Jack Nicklaus was one of several golfers who spoke out against the court ruling that allowed Casey Martin to use a cart on the PGA Tour and the U.S. Open.
Now that he has had hip replacement surgery, the 60-year-old Nicklaus says he might consider using one on the Senior Tour during the early stages of his return.
"I have never taken a cart on the Senior Tour," he said. "If I had to use it ... that's the rules of that game. Do I want to take a cart? No. I much prefer to walk."
Should he be able to play in his own Memorial Tournament (doubtful), the U.S. Open (improbable) or the Senior Open (unlikely), Nicklaus would not be able to use a cart and wouldn't ask for one.
"But the Senior Tour is the Senior Tour -- it's not the walking tour," Nicklaus said. "It's the walking wounded, that's what it is."
Martin found the situation was "pretty ironic."
"However, I hope he uses one," Martin told CBS Sportsline. "I would feel really bad if the best player of all time didn't play because he testified against me. Swallow your pride and ride."
Martin has a rare circulatory disease in his right leg, making it nearly impossible for him to walk 18 holes. Martin said a cart would not give Nicklaus an unfair advantage. What it might give him, he said, is a new perspective.
"I just want him to play," Martin said. "in the back of my mind, I'm chuckling."
[bf]NORMAN'S REGRETS: Greg Norman has not seen the changes to Augusta National Golf Club, but chances are he won't like them. If Norman had his way, the world's renowned courses should remain the same as long as championship golf is played there.
[nf] "I don't like to see that because I like to step up on the tee and say Gene Sarazen did this or Byron Nelson did this, and feel the same piece of nostalgia and history," Norman said. "When you change it, you change all that."
Not that Norman is not surprised. Even the Blue Monster, where he won the Doral Open three times, took on a new look under the redesign of Raymond Floyd, and Norman says the great courses in Melbourne are always going through some kind of change.
"It just blows my mind," he said. "I don't like to see that stuff happen."
Jack Nicklaus, who recently built a new fifth hole at Pebble Beach Golf Links (the way it originally was routed), agrees that players lose a slight sense of history when a course is significantly altered.
"The only trouble is, you have to use the same equipment for it to be the same thing," Nicklaus said. "If they could take the equipment and allow us to hit a golf ball only so far, then I think they shouldn't change a thing. But if you look at the course (Augusta) that I shot 64 on in 1965 ... it's not the same golf course."
PLAYER 2000: Forget the nine major championships, the career grand slam or his streak of 42 consecutive British Opens. Gary Player is obsessed with winning in the next millennium, which he believes would be one of the greatest accomplishments of his career.
Player wants to become the first to win a tour-sanctioned event in six decades.
"That's the only ambition I have in golf and it's a very tall order," Player said. "If I can do that, it would a record that might never be broken, because you've got to live that long, you've got to have nerves, and you've got to be pretty damn lucky."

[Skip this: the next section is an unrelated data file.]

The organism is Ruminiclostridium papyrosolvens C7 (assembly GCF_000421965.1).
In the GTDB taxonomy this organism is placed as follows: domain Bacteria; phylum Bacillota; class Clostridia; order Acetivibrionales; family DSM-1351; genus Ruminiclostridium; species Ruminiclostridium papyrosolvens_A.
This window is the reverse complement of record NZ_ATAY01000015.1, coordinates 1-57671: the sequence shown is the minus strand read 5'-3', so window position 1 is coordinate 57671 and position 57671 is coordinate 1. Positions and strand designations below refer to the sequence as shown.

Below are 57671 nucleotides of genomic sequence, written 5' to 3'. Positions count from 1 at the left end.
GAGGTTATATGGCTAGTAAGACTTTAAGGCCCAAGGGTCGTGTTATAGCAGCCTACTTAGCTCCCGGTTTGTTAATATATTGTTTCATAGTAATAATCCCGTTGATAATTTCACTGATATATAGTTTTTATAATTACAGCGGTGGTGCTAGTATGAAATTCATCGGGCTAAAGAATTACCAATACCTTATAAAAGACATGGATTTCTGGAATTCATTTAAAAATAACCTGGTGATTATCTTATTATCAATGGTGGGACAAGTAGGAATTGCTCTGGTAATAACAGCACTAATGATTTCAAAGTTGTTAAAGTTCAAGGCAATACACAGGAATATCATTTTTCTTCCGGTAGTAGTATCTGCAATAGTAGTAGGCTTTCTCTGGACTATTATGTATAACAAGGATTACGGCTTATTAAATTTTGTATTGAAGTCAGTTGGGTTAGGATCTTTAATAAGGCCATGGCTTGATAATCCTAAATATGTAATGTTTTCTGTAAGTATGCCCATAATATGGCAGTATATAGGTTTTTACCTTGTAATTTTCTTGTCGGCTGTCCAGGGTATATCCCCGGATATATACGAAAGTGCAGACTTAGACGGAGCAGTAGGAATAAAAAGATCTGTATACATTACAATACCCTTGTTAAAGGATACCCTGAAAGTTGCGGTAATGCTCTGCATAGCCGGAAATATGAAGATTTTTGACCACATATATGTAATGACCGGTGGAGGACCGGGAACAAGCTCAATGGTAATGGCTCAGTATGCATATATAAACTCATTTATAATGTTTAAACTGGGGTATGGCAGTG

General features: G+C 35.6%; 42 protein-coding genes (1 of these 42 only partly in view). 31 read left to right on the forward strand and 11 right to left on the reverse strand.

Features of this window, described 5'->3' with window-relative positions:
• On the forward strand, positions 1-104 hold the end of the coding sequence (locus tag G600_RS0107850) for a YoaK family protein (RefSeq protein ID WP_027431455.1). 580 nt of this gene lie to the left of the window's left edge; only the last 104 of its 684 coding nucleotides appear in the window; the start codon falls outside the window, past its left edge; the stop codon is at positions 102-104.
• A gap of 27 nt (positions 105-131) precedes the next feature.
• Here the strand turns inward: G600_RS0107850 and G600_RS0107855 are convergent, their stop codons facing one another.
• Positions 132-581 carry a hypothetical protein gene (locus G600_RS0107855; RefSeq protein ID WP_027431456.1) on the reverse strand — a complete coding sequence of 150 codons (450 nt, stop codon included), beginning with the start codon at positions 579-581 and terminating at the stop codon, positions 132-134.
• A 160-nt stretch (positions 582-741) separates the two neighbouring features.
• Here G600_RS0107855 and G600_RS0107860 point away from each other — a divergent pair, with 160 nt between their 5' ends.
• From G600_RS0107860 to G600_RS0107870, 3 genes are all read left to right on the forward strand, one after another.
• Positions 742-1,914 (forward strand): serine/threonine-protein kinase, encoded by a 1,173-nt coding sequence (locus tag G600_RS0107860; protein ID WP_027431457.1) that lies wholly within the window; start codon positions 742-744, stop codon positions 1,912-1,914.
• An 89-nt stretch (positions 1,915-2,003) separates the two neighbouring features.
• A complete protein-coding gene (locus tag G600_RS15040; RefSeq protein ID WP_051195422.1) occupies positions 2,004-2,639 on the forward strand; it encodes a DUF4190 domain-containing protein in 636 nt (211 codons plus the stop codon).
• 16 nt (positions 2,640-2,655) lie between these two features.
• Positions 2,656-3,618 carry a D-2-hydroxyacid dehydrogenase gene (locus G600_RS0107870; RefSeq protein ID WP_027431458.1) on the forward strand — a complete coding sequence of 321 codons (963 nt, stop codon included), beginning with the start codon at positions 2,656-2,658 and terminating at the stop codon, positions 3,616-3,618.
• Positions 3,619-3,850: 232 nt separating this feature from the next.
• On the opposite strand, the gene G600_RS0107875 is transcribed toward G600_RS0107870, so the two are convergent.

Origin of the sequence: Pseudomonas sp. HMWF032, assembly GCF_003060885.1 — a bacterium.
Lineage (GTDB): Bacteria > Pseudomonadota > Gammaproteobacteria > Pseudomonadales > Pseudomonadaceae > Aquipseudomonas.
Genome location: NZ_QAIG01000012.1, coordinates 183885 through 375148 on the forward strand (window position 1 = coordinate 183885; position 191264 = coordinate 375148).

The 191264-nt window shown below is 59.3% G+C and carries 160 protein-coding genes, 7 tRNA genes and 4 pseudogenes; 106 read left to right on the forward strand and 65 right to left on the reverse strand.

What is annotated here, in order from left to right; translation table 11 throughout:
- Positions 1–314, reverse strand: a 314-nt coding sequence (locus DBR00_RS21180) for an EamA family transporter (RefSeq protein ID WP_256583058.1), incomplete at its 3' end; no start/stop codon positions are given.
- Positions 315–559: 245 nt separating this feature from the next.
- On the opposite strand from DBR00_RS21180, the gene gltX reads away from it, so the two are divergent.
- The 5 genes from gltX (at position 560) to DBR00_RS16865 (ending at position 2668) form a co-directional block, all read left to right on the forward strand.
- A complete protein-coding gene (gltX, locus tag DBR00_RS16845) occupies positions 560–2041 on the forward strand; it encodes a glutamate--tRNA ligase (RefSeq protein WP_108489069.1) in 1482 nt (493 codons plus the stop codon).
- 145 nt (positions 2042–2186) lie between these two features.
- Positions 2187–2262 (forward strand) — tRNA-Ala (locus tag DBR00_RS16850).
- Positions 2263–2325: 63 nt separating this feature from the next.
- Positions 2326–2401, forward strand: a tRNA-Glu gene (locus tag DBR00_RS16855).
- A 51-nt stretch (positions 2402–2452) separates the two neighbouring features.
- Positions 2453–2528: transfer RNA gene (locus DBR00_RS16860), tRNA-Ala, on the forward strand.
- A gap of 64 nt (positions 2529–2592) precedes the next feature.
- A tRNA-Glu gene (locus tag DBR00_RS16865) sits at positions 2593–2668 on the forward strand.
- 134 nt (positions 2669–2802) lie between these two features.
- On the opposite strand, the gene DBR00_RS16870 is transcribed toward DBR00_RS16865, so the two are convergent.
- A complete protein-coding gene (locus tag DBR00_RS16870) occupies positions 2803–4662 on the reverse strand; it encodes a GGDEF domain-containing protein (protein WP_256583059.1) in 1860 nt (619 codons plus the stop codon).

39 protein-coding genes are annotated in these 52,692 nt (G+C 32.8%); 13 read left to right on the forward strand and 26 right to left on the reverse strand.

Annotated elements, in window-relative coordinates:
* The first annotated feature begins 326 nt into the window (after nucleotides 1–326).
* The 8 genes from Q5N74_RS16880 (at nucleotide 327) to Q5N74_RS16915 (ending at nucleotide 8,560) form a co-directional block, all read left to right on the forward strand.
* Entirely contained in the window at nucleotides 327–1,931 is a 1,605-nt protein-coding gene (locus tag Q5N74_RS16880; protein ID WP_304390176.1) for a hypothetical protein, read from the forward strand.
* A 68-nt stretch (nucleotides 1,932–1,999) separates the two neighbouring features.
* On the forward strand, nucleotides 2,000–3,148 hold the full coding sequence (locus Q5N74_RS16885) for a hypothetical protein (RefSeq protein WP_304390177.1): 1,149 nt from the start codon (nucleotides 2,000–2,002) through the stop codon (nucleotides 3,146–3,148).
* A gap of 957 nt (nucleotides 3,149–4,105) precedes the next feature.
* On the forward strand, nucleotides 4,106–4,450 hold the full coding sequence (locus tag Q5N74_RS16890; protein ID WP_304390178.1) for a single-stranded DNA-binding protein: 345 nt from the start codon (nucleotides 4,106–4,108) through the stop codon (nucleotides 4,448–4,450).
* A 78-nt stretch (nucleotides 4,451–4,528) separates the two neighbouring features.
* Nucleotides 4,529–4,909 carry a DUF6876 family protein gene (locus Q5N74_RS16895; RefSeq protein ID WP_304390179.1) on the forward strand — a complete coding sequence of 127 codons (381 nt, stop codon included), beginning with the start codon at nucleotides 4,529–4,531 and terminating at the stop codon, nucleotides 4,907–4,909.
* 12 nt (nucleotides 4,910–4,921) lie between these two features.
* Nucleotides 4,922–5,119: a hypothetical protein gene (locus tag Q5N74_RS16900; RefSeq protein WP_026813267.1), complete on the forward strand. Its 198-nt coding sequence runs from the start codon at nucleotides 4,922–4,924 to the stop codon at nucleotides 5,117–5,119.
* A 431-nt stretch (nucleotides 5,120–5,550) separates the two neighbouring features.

Player turned professional in 1953 and won his first British Open in 1959. He became the third player to win the career Grand Slam at age 29 with the 1965 U.S. Open and won the last of his nine majors in the 1978 Masters.
Along with 14 Senior victories in the 1980s, he won the Chile Open at age 54. He has won five Senior events in the '90s, including the Long Island Classic last year at age 62.
Sam Snead won in five decades -- his first PGA event in 1936, his last Senior event in 1973. Snead won the Golf Digest Commemorative Pro-Am in 1980, but that wasn't an official Senior event.
"I'm pretty obsessed about this," Player said. "To win in six decades would give me great pleasure. It would be the result of hard work and looking after your body. I'm going to give it a go."
DUNLAP REWARD:Scott Dunlap won $135,300 for his tied for third in the Doral-Ryder Open, almost as much as he has won in his last two years combined. The real reward could come in November in the Stroke Play Championship.
What will Dunlap, a 35-year-old graduate of Q-school, be doing in Spain?
Since he couldn't get into several West Coast events, he decided to play in South Africa during the winter. Dunlap won the Dimension Data and finished second in the South African Open, which was enough to finish second on that tour's money list.
And that's enough to qualify for the $5 million tournament at Valderrama, the third of the World Golf Championship events.
"That'll work," Dunlap said. "Hopefully, that week won't mean anything in terms of playing privileges. But if it does, it's nice to have it there."
DIVOTS: Fred Couples withdrew from the Honda Classic after hurting his back doing a household chore. ... Tiger Woods has a new California crib -- a townhouse in Manhattan Beach worth just under $1 million. The townhouse has three bedrooms and 3 baths in 2,200 square feet, along with what was described as an "unblockable ocean view" one block from the beach. ...The Skins Game is moving from again, although it will stay in the Palm Springs area for the 14th straight year. Landmark Golf Club outside Palm Springs will be the sixth course for the Skins Game since it began in 1983.
STAT OF THE WEEK:The field in the Doral-Ryder Open had as many Q-school graduates (34) as players ranked in the top 100.
FINAL WORD: "I wish I had her on the Presidents Cup team." -- Peter Thomson, after Karrie Webb set the LPGA scoring record of 26-under-par in the Australian Masters.
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